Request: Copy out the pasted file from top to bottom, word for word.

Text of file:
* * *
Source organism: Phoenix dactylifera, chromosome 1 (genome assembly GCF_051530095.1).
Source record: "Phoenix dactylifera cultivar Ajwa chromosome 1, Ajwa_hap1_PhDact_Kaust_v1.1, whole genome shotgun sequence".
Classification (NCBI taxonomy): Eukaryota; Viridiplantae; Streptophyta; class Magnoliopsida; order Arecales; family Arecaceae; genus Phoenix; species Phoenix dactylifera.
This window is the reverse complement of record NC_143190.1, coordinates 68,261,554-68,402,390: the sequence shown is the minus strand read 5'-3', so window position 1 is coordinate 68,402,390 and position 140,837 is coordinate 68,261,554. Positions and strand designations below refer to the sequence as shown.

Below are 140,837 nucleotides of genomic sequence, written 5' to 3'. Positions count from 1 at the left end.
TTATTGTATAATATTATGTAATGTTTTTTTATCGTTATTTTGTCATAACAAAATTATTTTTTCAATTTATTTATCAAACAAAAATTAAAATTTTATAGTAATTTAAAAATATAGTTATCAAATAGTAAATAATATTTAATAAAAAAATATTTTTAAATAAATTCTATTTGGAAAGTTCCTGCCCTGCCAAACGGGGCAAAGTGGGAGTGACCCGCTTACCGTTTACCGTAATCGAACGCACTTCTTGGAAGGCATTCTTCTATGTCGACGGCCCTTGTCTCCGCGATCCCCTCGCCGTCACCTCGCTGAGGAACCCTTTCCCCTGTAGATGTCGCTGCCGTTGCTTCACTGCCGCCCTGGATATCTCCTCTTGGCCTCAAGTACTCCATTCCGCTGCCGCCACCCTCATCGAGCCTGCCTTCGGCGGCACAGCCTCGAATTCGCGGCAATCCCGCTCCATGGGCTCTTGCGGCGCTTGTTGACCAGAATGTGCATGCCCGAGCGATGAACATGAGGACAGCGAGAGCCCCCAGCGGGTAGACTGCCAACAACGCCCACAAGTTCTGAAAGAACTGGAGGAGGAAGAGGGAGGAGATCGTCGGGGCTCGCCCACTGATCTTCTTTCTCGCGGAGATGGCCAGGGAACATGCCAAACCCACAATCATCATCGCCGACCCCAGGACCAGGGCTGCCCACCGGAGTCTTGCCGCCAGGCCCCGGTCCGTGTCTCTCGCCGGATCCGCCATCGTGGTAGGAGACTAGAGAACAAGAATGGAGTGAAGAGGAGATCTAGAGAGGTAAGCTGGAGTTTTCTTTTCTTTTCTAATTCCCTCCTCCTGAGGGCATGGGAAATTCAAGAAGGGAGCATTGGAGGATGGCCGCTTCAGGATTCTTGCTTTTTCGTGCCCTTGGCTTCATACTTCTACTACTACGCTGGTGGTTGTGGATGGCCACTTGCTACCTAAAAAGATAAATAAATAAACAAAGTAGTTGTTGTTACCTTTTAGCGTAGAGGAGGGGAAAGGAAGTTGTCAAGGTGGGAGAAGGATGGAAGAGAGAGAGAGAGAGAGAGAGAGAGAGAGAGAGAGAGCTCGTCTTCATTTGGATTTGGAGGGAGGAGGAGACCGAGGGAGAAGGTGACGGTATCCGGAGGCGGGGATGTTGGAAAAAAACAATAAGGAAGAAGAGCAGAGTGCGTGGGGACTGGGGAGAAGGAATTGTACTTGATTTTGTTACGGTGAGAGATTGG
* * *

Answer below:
Source organism: Phoenix dactylifera, chromosome 1 (genome assembly GCF_051530095.1).
Source record: "Phoenix dactylifera cultivar Ajwa chromosome 1, Ajwa_hap1_PhDact_Kaust_v1.1, whole genome shotgun sequence".
Classification (NCBI taxonomy): Eukaryota; Viridiplantae; Streptophyta; class Magnoliopsida; order Arecales; family Arecaceae; genus Phoenix; species Phoenix dactylifera.
This window is the reverse complement of record NC_143190.1, coordinates 68,261,554-68,402,390: the sequence shown is the minus strand read 5'-3', so window position 1 is coordinate 68,402,390 and position 140,837 is coordinate 68,261,554. Positions and strand designations below refer to the sequence as shown.

Below are 140,837 nucleotides of genomic sequence, written 5' to 3'. Positions count from 1 at the left end.
TTATTGTATAATATTATGTAATGTTTTTTTATCGTTATTTTGTCATAACAAAATTATTTTTTCAATTTATTTATCAAACAAAAATTAAAATTTTATAGTAATTTAAAAATATAGTTATCAAATAGTAAATAATATTTAATAAAAAAATATTTTTAAATAAATTCTATTTGGAAAGTTCCTGCCCTGCCAAACGGGGCAAAGTGGGAGTGACCCGCTTACCGTTTACCGTAATCGAACGCACTTCTTGGAAGGCATTCTTCTATGTCGACGGCCCTTGTCTCCGCGATCCCCTCGCCGTCACCTCGCTGAGGAACCCTTTCCCCTGTAGATGTCGCTGCCGTTGCTTCACTGCCGCCCTGGATATCTCCTCTTGGCCTCAAGTACTCCATTCCGCTGCCGCCACCCTCATCGAGCCTGCCTTCGGCGGCACAGCCTCGAATTCGCGGCAATCCCGCTCCATGGGCTCTTGCGGCGCTTGTTGACCAGAATGTGCATGCCCGAGCGATGAACATGAGGACAGCGAGAGCCCCCAGCGGGTAGACTGCCAACAACGCCCACAAGTTCTGAAAGAACTGGAGGAGGAAGAGGGAGGAGATCGTCGGGGCTCGCCCACTGATCTTCTTTCTCGCGGAGATGGCCAGGGAACATGCCAAACCCACAATCATCATCGCCGACCCCAGGACCAGGGCTGCCCACCGGAGTCTTGCCGCCAGGCCCCGGTCCGTGTCTCTCGCCGGATCCGCCATCGTGGTAGGAGACTAGAGAACAAGAATGGAGTGAAGAGGAGATCTAGAGAGGTAAGCTGGAGTTTTCTTTTCTTTTCTAATTCCCTCCTCCTGAGGGCATGGGAAATTCAAGAAGGGAGCATTGGAGGATGGCCGCTTCAGGATTCTTGCTTTTTCGTGCCCTTGGCTTCATACTTCTACTACTACGCTGGTGGTTGTGGATGGCCACTTGCTACCTAAAAAGATAAATAAATAAACAAAGTAGTTGTTGTTACCTTTTAGCGTAGAGGAGGGGAAAGGAAGTTGTCAAGGTGGGAGAAGGATGGAAGAGAGAGAGAGAGAGAGAGAGAGAGAGAGAGAGAGAGCTCGTCTTCATTTGGATTTGGAGGGAGGAGGAGACCGAGGGAGAAGGTGACGGTATCCGGAGGCGGGGATGTTGGAAAAAAACAATAAGGAAGAAGAGCAGAGTGCGTGGGGACTGGGGAGAAGGAATTGTACTTGATTTTGTTACGGTGAGAGATTGG